Jelly Belly Bee!

Here you can see her pollen-coated belly!

Megachilidae

. Sounds like a monster pepper to me!

Megachilidae

is a family of mostly solitary bees. Mason and leafcutter bees are the most common members of the family. Solitary bees don't have hives or elaborate social structures like the honeybee. Females make use of cavities an appropriate size to pack pollen and nectar into--then laying an egg and walling off the cell within her chosen tube. They may use rotting wood, hollow stems or even

constructed housing

provided by avid wildlife gardeners or farmers desiring their services.

So here, in these photos, we have a leafcutter bee enjoying my snapdragons in Western North Carolina. Now as I'm sure you all know, being fabulous students of biology in school, honeybees have a modification of their back legs that is flat and sort of spoon-like that they pack pollen onto to carry back to the hive (saddlebags!). This modification, specific to the purpose of carrying pollen, is called a scopa. Well. Leafcutter bees don't have scopas on their legs. They have them on their abdomens. So once they have packed pollen onto their bellies, they become JELLY BELLIES!

OK, that's just a colloquial term, but you have to admit it's fun. Sort of like yellow-rumped warblers being called "butter butts." Much more endearing.

Wanted to have a better shot of the waspy-stripe-ishness--best I got!

Solitary bees, having no hive to defend, are not big on stinging. Can you think of a pollinator you'd rather have in a residential garden? This particular bee is probably of the genus

Anthidum

, which was originally European. The big clue is the broken bands of color across the abdomen.

There are many different species of leafcutter bees. If you have found leaves with almost perfect circles cut out of them, then you have probably been hosting some leafcutter bees. You can find a great photo of this type of leaf injury at the "Leaf Cutter Bees" publication from Colorado State link found in the sources, or at Bug Info (also below).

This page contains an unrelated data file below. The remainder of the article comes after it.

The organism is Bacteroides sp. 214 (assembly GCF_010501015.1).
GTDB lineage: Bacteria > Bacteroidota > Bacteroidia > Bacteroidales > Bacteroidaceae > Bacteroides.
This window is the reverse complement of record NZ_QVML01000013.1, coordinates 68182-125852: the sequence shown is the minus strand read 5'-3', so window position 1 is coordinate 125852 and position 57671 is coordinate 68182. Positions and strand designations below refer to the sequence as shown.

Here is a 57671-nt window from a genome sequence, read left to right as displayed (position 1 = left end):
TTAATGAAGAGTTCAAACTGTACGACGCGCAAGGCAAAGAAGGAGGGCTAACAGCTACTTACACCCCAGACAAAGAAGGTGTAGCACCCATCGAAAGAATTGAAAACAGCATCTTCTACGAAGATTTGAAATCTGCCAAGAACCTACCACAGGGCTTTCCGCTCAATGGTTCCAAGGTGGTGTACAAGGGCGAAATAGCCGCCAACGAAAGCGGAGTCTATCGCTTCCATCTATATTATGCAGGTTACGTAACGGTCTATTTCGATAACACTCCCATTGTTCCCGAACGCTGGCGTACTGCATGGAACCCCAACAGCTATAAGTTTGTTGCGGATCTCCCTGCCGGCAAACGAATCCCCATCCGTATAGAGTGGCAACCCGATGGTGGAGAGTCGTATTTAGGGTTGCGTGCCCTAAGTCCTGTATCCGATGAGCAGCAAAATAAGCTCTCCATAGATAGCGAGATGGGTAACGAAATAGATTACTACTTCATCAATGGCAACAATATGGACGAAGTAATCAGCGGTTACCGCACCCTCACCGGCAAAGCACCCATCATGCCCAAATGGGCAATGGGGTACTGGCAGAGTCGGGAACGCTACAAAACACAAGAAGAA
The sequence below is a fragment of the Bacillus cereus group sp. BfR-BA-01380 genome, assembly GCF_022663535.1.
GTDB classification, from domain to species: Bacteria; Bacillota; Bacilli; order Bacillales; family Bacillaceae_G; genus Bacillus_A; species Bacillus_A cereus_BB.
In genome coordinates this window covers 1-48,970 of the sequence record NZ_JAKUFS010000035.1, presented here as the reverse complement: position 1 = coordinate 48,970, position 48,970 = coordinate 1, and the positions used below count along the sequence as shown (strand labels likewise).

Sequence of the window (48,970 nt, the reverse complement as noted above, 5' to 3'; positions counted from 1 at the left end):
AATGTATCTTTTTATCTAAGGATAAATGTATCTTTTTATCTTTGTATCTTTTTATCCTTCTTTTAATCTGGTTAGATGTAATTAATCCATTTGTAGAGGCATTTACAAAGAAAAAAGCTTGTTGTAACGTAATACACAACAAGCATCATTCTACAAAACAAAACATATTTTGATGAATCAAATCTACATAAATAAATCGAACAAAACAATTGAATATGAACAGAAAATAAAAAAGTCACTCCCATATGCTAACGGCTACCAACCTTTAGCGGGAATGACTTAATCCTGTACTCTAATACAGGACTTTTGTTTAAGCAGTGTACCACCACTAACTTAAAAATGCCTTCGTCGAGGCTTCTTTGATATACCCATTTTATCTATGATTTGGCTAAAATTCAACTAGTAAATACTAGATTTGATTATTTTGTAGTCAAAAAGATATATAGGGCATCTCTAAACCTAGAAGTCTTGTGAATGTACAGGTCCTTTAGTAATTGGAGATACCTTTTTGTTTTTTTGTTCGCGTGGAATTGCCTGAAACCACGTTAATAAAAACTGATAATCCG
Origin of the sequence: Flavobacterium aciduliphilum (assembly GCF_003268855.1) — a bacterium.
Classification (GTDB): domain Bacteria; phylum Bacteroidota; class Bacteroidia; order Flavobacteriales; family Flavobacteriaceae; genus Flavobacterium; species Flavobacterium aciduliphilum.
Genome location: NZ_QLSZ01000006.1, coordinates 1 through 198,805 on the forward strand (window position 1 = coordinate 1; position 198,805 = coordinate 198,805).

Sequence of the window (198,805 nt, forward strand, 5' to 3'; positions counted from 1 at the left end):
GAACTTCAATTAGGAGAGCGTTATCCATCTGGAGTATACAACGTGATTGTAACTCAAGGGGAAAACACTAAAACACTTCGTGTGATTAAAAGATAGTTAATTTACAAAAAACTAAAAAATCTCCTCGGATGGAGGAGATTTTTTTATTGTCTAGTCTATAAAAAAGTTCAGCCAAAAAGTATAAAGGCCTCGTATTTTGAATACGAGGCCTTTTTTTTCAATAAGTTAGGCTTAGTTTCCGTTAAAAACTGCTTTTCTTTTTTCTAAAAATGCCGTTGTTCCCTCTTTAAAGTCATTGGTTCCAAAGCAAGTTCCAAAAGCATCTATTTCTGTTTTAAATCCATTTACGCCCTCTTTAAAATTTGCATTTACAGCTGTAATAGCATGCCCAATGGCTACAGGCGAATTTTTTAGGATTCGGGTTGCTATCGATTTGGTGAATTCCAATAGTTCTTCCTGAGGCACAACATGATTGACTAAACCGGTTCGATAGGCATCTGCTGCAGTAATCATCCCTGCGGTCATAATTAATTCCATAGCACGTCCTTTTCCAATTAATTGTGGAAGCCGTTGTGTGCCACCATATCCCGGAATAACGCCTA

One of the reasons that homeowners might like to encourage leafcutter bees is the decided lack of motivation on the part of leafcutters to sting.  Handling them is the only guaranteed way to get them to sting, apparently.  And even if they do, the entomologist so devoted as to subject himself to stings from multiple species of bee likens the sting of leafcutters as "lightly brushing a thorn" (Bug Info). Way cool!

I had not set out to attract leafcutter bees-- I was hoping for mason bees, who have the same type of nesting behavior.  But that, of course, was before I found out that leafcutter bees are really JELLY BELLIES.

Sources:

Wikipedia

High Density Housing: Revisited

,

Nesting and Development of Solitary Bees

,

Leaf Cutter Bees

,

Bug Info

,

Elda's Field Notes

,

Anthidium

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